Excluding schools, congregate living and healthcare, from March to the fall – October -- we see the largest percentage of outbreaks, 16%, are related to parties and gatherings, with daycare settings and farms right behind at 13% each. That was tracking 118 outbreaks. From the beginning of September to October 5th, tracking 36 outbreaks, the data again shows that gatherings and parties are contributing to most of the outbreaks, with 17% associated with these activities.

I know we are all tired of COVID-19 and all the precautions necessary to prevent the spread of disease and the restrictions we have endured. It is understandable that residents want life to go back to normal. But as we approach the holiday season, now is the time to double down on social distancing, wearing face coverings and good hand hygiene. As the weather gets cooler, colder and more people move inside, the risk of transmission increases. The trajectory of the next few months will be determined by all of us now, and in the coming weeks. Our behavior will be critical in shaping how our holidays will be celebrated. Now is not the time to let your guard down. The virus has not stopped circulating, so we must continue this fight.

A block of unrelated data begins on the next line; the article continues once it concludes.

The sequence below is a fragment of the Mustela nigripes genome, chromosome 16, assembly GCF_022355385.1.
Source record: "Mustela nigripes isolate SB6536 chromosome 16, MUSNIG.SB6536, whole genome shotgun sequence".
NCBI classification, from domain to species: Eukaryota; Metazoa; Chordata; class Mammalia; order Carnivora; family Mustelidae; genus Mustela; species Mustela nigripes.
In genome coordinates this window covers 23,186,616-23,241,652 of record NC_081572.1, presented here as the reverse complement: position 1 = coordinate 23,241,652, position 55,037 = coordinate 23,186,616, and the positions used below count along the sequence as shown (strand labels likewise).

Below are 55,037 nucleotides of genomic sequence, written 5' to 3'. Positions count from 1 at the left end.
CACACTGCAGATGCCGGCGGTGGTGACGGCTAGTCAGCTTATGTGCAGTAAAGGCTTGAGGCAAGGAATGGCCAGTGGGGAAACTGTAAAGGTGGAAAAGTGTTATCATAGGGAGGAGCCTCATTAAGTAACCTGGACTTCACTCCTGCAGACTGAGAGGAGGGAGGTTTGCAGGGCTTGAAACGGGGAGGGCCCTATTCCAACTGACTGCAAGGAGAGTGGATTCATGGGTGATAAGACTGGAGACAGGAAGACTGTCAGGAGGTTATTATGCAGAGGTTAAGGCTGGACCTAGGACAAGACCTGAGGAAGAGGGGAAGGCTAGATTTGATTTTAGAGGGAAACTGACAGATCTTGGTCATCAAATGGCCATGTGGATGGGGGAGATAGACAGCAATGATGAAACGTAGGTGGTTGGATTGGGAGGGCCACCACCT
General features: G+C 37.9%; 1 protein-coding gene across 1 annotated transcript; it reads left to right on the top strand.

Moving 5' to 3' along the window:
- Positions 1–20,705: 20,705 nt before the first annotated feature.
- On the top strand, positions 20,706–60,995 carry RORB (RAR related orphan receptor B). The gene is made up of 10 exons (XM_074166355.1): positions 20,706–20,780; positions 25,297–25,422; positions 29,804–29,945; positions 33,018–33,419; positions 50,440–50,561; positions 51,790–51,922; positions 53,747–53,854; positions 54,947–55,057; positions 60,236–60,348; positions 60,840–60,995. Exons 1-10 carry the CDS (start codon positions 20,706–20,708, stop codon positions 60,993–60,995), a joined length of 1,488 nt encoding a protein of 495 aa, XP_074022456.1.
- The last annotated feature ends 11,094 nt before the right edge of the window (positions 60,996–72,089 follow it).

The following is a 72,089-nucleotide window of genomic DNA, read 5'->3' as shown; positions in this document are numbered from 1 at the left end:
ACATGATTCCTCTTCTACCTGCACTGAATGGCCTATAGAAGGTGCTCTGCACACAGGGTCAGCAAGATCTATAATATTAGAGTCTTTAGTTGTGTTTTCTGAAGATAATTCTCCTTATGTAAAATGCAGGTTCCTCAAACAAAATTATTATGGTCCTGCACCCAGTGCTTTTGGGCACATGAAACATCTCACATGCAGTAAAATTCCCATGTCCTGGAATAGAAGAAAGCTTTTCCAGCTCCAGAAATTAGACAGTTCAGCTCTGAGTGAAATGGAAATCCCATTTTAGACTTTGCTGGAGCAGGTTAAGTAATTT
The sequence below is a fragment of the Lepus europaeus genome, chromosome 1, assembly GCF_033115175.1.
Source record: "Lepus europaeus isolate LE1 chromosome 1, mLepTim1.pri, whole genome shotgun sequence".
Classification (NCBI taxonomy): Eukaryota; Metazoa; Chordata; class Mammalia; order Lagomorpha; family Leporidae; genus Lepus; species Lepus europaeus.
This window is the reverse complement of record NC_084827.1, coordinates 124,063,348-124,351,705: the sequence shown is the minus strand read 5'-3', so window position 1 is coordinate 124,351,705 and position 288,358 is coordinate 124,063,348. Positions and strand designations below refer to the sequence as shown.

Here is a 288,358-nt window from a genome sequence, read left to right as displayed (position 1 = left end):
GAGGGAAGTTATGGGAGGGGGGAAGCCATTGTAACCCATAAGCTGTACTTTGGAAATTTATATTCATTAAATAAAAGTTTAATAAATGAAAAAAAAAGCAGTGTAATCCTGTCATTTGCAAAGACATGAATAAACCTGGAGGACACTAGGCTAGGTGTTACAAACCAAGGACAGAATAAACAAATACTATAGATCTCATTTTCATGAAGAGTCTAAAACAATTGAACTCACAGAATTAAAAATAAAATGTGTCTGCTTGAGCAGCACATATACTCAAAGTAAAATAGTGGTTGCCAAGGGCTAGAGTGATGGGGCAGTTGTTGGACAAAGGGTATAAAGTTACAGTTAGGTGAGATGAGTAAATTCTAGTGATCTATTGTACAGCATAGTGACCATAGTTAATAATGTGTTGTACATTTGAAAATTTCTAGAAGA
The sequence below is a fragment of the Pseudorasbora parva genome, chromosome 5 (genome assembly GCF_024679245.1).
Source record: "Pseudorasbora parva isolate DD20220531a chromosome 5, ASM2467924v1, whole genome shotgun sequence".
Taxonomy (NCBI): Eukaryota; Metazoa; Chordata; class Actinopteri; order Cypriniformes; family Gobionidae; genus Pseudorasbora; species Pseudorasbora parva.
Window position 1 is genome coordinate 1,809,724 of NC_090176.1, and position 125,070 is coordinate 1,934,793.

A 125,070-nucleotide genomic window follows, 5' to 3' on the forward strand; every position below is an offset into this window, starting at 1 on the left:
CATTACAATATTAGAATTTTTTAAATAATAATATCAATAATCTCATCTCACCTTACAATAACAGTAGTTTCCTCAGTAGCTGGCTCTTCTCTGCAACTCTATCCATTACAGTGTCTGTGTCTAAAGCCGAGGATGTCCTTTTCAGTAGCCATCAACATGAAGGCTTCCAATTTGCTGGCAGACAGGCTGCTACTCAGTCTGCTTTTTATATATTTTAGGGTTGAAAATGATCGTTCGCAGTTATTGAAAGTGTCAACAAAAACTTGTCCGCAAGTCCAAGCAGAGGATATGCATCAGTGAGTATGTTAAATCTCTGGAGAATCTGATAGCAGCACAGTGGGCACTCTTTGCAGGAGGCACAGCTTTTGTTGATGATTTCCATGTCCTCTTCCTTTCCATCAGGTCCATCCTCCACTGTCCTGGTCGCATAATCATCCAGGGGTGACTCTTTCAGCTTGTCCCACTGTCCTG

Moving on to my daily report as the Governor shared, our hospitals reported 758 hospitalizations of COVID-19 and persons under investigation, with 166 individuals in critical care. There are thankfully no new reports of multisystem inflammatory syndrome in children. There are a total of 59 cases in our state. In New Jersey, no deaths have been reported at this time. The ages of the children affected range from 1 to 18 and none of these children are currently hospitalized.